A study blames global warming of more than one in 3 heat-related deaths | Climate change news

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More than a third of the world’s heat deaths each year are directly due to global warming, according to the latest study to calculate the human cost of climate change.

But scientists say it’s just a bit of the global toll of climate change (there are even more people dying from another extreme climate amplified by global warming like storms, floods and drought) and that the number of heat deaths will grow exponentially with rising temperatures.

Dozens of researchers who examined heat deaths in 732 cities around the world between 1991 and 2018 estimated that 37 percent were caused by higher temperatures due to human-caused warming, according to a study published Monday in the Nature Climate Change magazine.

That’s about 9,700 people a year from cities alone, but it’s a lot more worldwide, said the study’s lead author.

“They are heat-related deaths that can really be prevented. It’s something we cause directly, ”said Ana Vicedo-Cabrera, an epidemiologist at the Institute for Preventive and Social Medicine at the University of Bern in Switzerland.

The highest percentages of heat deaths caused by climate change were in South American cities.

Vicedo-Cabrera pointed to southern Europe and southern Asia as other hotspots for climate-related heat deaths.

The researchers found that Sao Paulo (Brazil) is the one that records the most climate-related heat deaths, with an average of 239 per year.

“Negative” health effects

According to the study, about 35 percent of heat deaths in the United States can be blamed on climate change. That means a total of more than 1,100 deaths a year in about 200 U.S. cities, surpassed by 141 in New York. Honolulu had the highest share of heat deaths attributable to climate change, 82%.

Scientists used data from decades of mortality in the 732 cities to draw curves detailing how each city’s mortality rate varies with temperature and how heat-death curves vary from city to city. Some cities adapt better to heat than others because of air conditioning, cultural factors and environmental conditions, Vicedo-Cabrera said.

The researchers then took the observed temperatures and compared them to 10 computer models that simulate a world without climate change. The difference is the warming caused by humans.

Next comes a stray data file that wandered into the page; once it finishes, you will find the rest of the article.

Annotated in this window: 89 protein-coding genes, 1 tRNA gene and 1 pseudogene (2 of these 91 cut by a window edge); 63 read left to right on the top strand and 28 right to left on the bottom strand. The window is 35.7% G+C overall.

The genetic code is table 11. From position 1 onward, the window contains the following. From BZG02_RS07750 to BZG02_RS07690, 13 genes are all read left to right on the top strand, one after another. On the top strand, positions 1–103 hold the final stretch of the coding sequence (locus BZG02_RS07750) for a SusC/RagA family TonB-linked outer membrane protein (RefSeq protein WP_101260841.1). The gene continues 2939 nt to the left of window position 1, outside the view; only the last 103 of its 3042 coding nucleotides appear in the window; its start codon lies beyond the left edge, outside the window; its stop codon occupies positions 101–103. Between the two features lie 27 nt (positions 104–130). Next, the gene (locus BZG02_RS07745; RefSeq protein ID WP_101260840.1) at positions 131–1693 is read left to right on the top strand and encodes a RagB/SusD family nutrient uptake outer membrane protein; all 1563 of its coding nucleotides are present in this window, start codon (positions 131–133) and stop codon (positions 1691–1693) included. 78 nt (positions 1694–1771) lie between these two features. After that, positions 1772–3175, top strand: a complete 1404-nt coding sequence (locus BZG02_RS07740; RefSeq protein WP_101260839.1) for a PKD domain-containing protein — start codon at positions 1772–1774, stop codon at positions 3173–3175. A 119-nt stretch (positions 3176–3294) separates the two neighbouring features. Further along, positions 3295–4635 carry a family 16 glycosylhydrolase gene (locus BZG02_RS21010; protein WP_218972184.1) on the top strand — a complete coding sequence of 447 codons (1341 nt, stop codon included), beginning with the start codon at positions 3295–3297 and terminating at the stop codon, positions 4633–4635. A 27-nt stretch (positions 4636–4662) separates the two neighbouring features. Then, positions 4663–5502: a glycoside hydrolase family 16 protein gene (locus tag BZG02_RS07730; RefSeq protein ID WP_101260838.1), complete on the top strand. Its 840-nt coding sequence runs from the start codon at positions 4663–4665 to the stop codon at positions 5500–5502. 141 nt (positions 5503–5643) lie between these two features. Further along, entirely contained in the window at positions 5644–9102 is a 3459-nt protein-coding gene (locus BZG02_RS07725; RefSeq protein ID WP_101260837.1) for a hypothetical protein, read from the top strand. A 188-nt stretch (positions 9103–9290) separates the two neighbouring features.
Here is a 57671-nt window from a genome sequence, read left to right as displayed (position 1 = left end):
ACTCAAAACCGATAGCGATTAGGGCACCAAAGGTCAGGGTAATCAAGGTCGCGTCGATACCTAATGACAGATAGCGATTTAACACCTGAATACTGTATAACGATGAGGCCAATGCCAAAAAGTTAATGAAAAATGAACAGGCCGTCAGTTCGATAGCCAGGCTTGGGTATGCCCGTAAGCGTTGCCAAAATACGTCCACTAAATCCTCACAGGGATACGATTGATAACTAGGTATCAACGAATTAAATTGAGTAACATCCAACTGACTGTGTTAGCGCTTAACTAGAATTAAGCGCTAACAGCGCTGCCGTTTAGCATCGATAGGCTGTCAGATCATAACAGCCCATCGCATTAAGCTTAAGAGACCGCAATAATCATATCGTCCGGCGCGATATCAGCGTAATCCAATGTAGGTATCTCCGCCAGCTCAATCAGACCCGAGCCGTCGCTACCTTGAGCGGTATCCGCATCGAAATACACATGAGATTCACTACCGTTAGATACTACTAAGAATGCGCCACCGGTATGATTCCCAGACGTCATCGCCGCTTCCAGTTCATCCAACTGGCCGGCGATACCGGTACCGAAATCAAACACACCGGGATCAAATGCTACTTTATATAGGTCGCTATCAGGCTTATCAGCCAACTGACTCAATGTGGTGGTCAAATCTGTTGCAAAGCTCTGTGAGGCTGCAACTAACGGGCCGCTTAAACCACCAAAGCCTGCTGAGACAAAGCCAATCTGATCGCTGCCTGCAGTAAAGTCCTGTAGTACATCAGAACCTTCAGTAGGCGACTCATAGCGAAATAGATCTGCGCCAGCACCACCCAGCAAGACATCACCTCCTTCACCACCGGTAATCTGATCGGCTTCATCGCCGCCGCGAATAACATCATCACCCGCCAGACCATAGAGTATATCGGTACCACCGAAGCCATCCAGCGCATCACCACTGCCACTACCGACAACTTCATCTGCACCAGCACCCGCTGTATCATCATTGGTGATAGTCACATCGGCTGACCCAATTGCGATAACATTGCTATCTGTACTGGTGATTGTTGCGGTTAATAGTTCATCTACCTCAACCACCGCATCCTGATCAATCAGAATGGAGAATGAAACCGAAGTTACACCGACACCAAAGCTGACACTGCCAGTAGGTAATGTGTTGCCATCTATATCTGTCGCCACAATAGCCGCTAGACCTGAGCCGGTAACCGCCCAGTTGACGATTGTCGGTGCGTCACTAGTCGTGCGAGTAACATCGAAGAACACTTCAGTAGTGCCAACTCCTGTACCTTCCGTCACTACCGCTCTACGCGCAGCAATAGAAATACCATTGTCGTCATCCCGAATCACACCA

By applying this scientifically accepted technique to the individualized heat-to-death curves for the 732 cities, the scientists calculated the deaths from additional heat from climate change.

“People are still asking for evidence that climate change is already affecting our health. This attribution study directly answers this question using state-of-the-art epidemiological methods and the amount of data the authors have accumulated to analyze is impressive, ”said Jonathan Patz, director of the Global Health Institute at the University of Wisconsin.

Patz, who was not part of the study, said he was one of the first to now detail heat deaths related to climate change, rather than the future.

“Climate change is not something in the distant future,” Antonio Gasparrini, a professor of biostatistics and epidemiology at the London School of Hygiene and Tropical Medicine, told AFP news agency.

“We can now measure the negative impacts on health, in addition to the known environmental and ecological effects,” Gasparrini said.

Scientists warn that in the middle of the century, deadly heat waves that could have occurred once a century before climate change began could occur much more frequently.

The growing field of attribution of climate science measures the amount, for example, of the intensity of a typhoon, the duration of a drought, or the destruction of a storm surge that has been amplified by global warming.

But little research has attempted to do the same for human health, notes Dan Mitchell, a researcher at the Cabot Institute for the Environment at the University of Bristol.

“This change in thinking is essential … so that world leaders can understand the risks,” he said in a comment to Nature Climate Change.





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